The Wage and Hour Division of the U.S. Department of Labor enforces the overtime and earnings rights of employees. Federal law protects employee rights as they pertain to overtime pay, minimum wage, child labor and record keeping. Employers must remain compliant with federal regulations in regards to fair labor and the employment rights of their workers.
Employees that exceed 40 hours in a workweek have the right to receive overtime pay. There are several instances in which an employee can exceed 40 hours while not actually performing regular job duties. However, this does not hold an employee exempt from overtime eligibility. For example, if mandatory “lectures, meetings and training programs” held outside of normal business hours cause an employee to surpass 40 hours within a workweek, the worker is still eligible for overtime. Travel time is also calculated for overtime purposes. In regards to overtime, an employer must compute all hours in which an employee is not “completely relieved from duty.”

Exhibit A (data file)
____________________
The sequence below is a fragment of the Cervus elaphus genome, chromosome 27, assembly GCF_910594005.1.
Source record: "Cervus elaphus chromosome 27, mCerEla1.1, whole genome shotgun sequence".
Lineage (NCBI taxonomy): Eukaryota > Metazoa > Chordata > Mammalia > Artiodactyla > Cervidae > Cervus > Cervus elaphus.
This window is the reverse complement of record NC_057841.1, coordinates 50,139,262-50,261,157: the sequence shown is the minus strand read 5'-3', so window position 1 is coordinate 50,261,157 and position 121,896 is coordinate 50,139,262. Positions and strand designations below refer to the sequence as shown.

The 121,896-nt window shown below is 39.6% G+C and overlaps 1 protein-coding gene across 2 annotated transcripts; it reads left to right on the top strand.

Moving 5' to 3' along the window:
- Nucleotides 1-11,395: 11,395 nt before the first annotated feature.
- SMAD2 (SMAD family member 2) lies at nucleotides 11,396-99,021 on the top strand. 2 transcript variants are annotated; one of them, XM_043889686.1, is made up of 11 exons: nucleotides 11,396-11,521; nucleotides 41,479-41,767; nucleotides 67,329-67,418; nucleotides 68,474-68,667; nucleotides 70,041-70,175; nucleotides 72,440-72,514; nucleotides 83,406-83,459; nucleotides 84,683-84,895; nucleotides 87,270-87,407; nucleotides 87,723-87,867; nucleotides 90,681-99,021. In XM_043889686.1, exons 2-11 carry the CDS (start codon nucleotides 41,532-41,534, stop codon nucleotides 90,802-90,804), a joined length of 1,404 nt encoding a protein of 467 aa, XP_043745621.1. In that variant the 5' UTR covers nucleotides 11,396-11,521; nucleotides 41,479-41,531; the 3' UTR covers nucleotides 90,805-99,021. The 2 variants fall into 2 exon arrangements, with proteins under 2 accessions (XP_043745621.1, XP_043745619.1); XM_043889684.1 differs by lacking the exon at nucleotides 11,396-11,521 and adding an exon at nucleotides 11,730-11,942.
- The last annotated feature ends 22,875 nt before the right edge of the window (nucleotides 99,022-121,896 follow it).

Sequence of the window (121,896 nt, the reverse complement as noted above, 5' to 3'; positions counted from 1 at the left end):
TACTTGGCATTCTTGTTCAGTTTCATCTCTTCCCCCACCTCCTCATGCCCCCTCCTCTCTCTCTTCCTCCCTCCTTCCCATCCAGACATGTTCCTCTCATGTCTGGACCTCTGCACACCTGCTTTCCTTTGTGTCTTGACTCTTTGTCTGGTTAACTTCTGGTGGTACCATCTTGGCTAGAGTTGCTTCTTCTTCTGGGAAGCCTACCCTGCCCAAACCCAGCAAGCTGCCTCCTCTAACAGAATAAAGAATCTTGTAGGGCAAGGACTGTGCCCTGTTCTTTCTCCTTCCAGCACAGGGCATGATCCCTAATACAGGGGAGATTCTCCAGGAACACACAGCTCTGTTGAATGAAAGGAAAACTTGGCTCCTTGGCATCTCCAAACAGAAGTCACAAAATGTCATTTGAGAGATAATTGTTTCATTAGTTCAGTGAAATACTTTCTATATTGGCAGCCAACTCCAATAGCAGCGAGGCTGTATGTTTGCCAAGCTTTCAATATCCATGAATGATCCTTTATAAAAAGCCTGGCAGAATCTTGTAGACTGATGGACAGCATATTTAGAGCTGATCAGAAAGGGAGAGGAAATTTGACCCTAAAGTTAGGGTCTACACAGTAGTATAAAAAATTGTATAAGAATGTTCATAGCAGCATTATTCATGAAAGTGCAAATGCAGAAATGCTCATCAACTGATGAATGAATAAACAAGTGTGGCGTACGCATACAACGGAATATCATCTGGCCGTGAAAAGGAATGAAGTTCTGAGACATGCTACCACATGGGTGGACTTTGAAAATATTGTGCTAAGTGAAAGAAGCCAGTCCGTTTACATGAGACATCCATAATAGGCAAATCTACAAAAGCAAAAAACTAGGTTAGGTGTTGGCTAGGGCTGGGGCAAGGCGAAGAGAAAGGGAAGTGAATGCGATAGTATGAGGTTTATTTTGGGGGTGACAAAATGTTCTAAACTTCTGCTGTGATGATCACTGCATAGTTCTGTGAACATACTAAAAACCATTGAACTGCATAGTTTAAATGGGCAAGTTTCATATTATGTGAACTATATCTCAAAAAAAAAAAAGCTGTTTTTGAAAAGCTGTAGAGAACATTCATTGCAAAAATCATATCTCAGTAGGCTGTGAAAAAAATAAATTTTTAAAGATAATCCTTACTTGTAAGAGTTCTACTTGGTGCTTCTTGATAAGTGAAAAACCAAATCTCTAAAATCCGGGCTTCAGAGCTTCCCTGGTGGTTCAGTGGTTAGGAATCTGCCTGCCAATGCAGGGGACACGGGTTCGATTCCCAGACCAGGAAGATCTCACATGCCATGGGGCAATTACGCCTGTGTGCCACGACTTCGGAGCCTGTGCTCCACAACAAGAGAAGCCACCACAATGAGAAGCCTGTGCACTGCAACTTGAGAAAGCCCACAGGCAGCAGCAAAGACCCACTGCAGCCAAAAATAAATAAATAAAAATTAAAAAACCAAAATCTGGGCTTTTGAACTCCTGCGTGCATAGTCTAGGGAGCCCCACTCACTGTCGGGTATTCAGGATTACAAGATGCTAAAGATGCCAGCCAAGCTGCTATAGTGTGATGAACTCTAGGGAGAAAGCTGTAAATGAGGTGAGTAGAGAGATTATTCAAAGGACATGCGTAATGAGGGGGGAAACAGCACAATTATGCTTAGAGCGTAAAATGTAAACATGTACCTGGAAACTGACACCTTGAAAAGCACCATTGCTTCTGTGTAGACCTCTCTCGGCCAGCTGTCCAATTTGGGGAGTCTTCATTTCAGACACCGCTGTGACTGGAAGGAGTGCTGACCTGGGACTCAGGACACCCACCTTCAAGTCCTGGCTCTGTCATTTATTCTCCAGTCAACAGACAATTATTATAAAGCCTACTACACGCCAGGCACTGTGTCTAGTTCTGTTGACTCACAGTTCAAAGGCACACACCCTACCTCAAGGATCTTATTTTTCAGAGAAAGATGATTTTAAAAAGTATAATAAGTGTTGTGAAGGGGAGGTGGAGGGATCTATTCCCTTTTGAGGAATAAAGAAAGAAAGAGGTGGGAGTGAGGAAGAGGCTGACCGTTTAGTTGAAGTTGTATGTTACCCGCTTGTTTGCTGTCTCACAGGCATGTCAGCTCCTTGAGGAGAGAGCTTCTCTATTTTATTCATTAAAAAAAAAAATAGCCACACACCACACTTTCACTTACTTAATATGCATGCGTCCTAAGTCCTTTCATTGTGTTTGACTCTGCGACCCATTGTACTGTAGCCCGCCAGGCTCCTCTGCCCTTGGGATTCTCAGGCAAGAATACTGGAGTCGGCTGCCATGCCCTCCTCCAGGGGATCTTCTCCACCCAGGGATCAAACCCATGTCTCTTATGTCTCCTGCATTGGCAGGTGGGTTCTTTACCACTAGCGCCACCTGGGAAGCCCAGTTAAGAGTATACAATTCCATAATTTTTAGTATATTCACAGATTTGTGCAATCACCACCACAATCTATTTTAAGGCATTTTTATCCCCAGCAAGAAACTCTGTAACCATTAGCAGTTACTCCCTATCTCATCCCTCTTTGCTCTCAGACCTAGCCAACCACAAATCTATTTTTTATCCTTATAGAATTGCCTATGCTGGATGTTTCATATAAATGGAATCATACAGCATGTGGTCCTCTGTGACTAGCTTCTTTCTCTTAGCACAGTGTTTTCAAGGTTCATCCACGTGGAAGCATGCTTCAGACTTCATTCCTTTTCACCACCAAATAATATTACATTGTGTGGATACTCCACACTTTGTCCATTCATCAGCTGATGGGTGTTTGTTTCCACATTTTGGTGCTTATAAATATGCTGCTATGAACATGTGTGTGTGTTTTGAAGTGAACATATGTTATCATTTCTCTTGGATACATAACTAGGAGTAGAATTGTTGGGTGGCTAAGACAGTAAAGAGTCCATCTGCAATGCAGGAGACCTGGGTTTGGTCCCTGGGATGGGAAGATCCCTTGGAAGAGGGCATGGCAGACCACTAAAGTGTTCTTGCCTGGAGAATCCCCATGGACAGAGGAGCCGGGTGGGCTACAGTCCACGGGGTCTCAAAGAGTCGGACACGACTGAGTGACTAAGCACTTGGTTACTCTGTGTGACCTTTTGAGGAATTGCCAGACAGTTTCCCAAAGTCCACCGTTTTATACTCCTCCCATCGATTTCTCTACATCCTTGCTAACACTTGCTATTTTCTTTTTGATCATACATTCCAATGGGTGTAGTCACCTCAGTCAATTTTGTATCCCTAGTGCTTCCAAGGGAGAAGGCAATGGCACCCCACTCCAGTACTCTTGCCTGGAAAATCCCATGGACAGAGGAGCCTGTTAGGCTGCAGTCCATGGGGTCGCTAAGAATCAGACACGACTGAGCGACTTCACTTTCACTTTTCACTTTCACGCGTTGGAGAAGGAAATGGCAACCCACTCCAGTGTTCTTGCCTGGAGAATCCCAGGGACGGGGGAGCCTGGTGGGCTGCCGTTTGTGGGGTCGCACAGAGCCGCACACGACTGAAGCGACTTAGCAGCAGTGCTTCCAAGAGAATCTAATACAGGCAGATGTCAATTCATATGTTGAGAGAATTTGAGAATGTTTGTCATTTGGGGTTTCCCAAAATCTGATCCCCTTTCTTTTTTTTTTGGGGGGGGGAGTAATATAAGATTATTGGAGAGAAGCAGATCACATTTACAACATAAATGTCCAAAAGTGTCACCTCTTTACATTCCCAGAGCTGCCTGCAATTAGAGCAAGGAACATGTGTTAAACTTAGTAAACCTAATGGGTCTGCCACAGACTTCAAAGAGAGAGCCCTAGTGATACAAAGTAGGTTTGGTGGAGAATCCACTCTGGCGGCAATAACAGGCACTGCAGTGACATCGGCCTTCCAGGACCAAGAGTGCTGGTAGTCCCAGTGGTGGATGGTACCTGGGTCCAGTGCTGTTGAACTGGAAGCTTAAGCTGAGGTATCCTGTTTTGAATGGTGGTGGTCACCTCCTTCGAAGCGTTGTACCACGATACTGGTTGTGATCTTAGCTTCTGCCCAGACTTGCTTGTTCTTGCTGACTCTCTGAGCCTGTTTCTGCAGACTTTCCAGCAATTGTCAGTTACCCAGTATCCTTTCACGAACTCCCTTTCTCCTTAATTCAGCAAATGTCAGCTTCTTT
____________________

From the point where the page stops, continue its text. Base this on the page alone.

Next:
The Fair Labor Standards Act allows employees who exceed a certain number of hours in a workweek to receive premium pay from their employer. The minimum required pay for overtime is “time and one-half” of an employee’s regular rate of pay. Regular rate of pay cannot be less than federal minimum wage. Employees that work on a salary or commission basis receive overtime pay based on the averaged hourly rate of their earnings.
Employees have the right to overtime pay even if an overtime “waiver” exists between workers and their employer. According to the FLSA, “overtime pay may not be waived.” Employer’s that prohibit paying overtime but still allow employees to exceed scheduled work hours are not in compliance with labor and employment laws.
Employees who have not received the appropriate pay for the hours they worked have the right to recover their wages with the assistance of the Department of Labor. The Department of Labor imposes penalties on employers that violate fair labor employment standards. Laws can be enforced through administrative action or court proceedings. Workers are also protected against retaliation from their employer if they file a complaint for not receiving proper overtime pay. Although employees have various rights to overtime, some occupations are exempt from overtime pay provisions and are not subject to federal enforcement.
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